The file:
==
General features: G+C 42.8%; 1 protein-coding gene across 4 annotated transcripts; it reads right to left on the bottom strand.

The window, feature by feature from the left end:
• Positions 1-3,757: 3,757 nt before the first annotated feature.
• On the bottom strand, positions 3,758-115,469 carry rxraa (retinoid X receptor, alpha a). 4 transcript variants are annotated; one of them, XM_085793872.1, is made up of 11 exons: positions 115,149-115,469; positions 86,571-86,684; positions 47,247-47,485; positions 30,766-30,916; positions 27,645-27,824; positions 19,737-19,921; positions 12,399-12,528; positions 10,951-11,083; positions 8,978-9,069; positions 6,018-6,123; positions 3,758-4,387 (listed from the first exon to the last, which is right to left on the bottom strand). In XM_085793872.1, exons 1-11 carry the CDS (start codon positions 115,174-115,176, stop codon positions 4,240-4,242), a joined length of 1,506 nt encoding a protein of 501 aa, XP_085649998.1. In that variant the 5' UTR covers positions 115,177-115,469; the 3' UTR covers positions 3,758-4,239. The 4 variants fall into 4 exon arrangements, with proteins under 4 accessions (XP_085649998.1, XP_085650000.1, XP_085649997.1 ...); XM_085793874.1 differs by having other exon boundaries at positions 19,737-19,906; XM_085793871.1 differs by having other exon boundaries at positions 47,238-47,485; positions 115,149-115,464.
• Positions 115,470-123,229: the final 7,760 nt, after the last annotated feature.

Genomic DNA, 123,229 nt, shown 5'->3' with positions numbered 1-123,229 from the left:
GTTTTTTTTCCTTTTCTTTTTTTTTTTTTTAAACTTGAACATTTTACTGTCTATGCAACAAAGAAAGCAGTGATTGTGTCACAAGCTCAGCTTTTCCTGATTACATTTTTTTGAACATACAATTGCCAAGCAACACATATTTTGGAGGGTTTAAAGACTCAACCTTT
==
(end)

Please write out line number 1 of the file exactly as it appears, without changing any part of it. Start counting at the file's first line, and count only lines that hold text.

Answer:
General features: G+C 42.8%; 1 protein-coding gene across 4 annotated transcripts; it reads right to left on the bottom strand.